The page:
Tuesday, March 26, 2019

Will Kimbrough: “I Like It Down Here” (2019) CD Review

Will Kimbrough has a fairly impressive and busy career, having played with folks like Jimmy Buffett, Amy Rigby and Emmylou Harris, as well as in the bands Daddy (with Tommy Womack) and Willie Sugarcapps. He’s also produced other artists’ albums. And then of course there is his solo career and his songwriting credits (his songs have been covered by artists like Little Feat and Todd Snider). His new solo album, I like It Down Here, features all original material, written or co-written by Will Kimbrough. Besides lead vocals, Will Kimbrough plays the majority of the instruments on this release, including guitar, keys, harmonica and even bass on one track. Joining him on this release are Chris Donohue on bass, and Bryan Owings on drums and percussion, along with several guests joining him on certain tracks.

The album gets off to a good start with “Hey Trouble,” a cool tune with something of a laid-back folk rock vibe and vocals that have a wonderfully experienced quality, a voice of someone that has seen some troubles, but who will likely make it through, and perhaps pull us through too. Isn’t that what we’re looking for? A line near the beginning of this song grabbed my attention the first time I listened to this disc: “A black cat crossed my mind.” How is that for trouble of one’s own making? And is that the kind that is perhaps least escapable? These lyrics are blues through and through. Dean Owens joins him on vocals on this track. “Hey Trouble” is followed by the disc’s title track, “I Like It Down Here,” which also has a cool, somewhat relaxed vibe. I dig the rhythm, and the way the vocal line is part of that rhythm. This track also features some nice backing vocals by Lisa Oliver-Gray (there is something almost beautiful about the way the song’s title line is delivered). And there is a certain humor to this one, in lines like “I like a wake-up call at half past one/If I had a job, I’d get her done” and “I want a woman with a face like a question mark/Who cleans up good when it’s nice and dark.” But perhaps my favorite element of this song is the work on guitar, especially during that instrumental section in the second half of the song.

“Alabama (For Michael Donald)” begins with a stripped down sound, and tells the true story of the murder of Michael Donald by members of the terrorist organization Ku Klux Klan in 1981. It is told from Michael Donald’s perspective, and has an appropriately somber sound. In these horrible days of renewed racism in this country, when the president himself is a racist asshole, it is important to let the racists know their views are not welcome, to let them know their actions will not be tolerated. We can’t be silent. As Elie Wiesel once said: “Neutrality helps the oppressor, never the victim. Silence encourages the tormentor, never the tormented.” A song like “Alabama (For Michael Donald)” is important in reminding people of the terrible results of racism left unchecked. It seems that this country is right on the edge, flirting dangerously with white supremacy. Yes, the events of this song occurred nearly four decades ago, but if we’re not careful, this story will soon be current again. “Took me to the woods/Beat me bloody/I begged them for my life.” We then stay in dark territory with “Buddha Blues,” a wonderfully raw and haunting blues number featuring some excellent stuff on guitar and a powerful vocal performance. Interestingly, this one is told from the perspective of a murderer, its opening lines being “I killed a man to get in here/Here I’ll be for life.” Brigitte DeMeyer joins him on vocals for this one. Brigitte and Will have collaborated on several albums over the years, including Mockingbird Soul, their first release as a duo.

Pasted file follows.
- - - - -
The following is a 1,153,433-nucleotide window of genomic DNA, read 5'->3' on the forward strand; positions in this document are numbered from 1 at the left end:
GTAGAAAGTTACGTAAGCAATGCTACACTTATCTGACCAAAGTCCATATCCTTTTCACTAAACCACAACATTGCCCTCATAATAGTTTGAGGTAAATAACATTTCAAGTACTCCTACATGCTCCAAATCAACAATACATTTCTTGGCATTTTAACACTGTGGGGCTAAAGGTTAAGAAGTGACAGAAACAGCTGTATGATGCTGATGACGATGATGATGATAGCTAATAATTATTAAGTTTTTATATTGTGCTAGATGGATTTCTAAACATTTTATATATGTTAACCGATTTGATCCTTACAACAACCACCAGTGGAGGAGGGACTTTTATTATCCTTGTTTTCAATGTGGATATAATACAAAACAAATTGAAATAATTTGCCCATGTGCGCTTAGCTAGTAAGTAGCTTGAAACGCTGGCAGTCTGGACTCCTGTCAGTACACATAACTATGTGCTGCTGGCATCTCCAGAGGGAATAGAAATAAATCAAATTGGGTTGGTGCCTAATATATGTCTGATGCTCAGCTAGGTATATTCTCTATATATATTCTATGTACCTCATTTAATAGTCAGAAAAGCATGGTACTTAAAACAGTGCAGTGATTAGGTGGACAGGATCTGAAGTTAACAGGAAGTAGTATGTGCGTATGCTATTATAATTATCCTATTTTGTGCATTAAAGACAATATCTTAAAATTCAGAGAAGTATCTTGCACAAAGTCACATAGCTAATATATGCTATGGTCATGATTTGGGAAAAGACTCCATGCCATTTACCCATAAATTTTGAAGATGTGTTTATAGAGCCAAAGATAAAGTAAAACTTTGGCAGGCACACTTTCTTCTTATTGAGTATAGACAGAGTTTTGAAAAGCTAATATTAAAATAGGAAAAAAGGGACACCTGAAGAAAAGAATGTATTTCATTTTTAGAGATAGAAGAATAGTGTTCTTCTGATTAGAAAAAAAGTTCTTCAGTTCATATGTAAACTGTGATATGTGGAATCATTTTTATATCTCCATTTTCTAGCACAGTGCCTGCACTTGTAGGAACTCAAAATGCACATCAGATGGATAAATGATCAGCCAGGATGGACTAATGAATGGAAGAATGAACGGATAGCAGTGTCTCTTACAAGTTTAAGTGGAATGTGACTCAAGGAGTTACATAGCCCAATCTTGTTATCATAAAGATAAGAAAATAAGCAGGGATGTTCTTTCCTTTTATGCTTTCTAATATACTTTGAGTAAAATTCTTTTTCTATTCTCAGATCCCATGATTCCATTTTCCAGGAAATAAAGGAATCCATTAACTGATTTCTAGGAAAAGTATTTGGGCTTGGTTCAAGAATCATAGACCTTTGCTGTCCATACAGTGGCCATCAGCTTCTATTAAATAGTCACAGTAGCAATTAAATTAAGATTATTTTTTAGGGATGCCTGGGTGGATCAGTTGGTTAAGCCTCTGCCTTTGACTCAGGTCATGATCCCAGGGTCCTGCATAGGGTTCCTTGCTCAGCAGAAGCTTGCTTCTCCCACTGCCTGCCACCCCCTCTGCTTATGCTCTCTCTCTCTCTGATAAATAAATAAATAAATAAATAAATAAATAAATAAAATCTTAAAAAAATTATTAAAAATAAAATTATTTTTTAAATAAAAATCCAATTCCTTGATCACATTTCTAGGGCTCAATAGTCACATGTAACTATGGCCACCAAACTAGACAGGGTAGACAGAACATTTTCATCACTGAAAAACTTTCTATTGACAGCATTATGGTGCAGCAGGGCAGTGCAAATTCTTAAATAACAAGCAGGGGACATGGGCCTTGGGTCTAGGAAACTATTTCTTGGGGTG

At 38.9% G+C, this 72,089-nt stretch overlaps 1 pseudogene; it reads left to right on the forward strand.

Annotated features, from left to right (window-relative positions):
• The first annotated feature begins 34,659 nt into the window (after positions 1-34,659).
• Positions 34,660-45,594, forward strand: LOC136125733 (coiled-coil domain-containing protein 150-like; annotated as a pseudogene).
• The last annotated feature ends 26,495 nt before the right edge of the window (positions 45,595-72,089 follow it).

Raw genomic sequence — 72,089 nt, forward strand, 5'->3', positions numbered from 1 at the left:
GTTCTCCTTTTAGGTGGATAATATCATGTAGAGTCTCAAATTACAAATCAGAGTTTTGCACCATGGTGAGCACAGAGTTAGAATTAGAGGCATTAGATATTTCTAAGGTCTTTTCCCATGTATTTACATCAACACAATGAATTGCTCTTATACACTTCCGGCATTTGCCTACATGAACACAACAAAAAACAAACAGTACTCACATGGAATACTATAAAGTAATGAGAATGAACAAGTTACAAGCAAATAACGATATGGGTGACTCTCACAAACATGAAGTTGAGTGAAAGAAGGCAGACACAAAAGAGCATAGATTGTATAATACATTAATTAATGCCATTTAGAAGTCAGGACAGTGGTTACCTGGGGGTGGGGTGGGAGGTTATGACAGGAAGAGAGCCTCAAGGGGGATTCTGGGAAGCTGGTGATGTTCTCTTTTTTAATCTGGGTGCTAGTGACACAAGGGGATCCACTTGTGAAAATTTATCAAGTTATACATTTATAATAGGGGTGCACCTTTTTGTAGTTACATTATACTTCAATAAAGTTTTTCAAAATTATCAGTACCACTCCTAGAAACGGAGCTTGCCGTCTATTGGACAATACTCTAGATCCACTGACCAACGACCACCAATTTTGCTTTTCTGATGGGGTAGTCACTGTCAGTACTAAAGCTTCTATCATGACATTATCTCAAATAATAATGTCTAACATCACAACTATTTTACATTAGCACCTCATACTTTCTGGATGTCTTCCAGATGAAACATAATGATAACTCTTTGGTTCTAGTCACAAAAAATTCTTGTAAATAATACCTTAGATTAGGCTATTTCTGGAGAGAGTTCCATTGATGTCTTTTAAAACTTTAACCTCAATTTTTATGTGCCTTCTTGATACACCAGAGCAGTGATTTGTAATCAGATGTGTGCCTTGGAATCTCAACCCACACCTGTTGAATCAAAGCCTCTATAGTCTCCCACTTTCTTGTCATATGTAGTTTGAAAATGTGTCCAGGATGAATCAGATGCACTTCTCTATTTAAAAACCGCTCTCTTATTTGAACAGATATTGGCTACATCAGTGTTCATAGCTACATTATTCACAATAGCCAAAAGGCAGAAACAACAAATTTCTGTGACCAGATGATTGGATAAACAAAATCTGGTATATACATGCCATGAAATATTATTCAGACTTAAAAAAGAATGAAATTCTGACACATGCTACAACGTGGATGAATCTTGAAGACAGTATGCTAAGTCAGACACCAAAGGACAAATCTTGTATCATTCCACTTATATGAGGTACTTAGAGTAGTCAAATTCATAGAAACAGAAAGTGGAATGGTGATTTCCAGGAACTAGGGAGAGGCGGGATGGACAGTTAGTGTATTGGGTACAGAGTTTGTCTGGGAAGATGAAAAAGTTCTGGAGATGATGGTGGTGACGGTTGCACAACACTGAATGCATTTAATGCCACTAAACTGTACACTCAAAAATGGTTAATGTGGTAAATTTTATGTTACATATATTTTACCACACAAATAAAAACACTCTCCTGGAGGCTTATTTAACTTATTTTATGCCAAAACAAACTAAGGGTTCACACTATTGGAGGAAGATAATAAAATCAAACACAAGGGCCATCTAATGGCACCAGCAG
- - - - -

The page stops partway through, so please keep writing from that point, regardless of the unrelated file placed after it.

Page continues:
Will Kimbrough then picks things up, lifts us with “I’m Not Running Away,” a country tune which has a kind of pop energy. “I’m not running away, I’m just running/I never could sit still for very long.” There is a very positive feel to this track, which features Anthony Crawford on pedal steel and vocals, and Savana Lee Crawford on vocals. “It’s A Sin” is one of my favorite tracks, in part because of its overall vibe, which has a good deal of soul, but also because of the presence of saxophone. That’s Jim Hoke, by the way. Lisa Oliver-Gray provides wonderful backing vocals, and this track also features more good stuff on guitar. “It’s an old town/It’s a tired old town/Few know the right from the wrong.” “Anything Helps” has a pleasant folk sound right from the start, with harmonica. Will Kimbrough sings, “It’s not always been like this/Took a swing at life and missed.” What a great line, “Took a swing at life and missed.” It’s both funny and sad. This is a good song, a reminder that we are all in this thing together, whatever it is, and we can all use some help, and can all offer help as well. Dean Owens, who co-wrote the song with Will Kimbrough, adds his voice to this track. The album then concludes with “Star,” a beautiful and friendly song. “I think I saw your star as I laid my head to rest/In all the things you knew/And what you ain’t found yet/In the beat of your heart against my empty chest/I think I saw your star, you gave me all your best.”

CD Track List
  1. Hey Trouble
  2. I Like It Down Here
  3. Alabama (For Michael Donald)
  4. Buddha Blues
  5. I’m Not Running Away
  6. When I Get To Memphis
  7. It’s A Sin
  8. Salt Water & Sand
  9. Anything Helps
  10. Star
I Like It Down Here is scheduled to be released on April 19, 2019 on Daphne Records.

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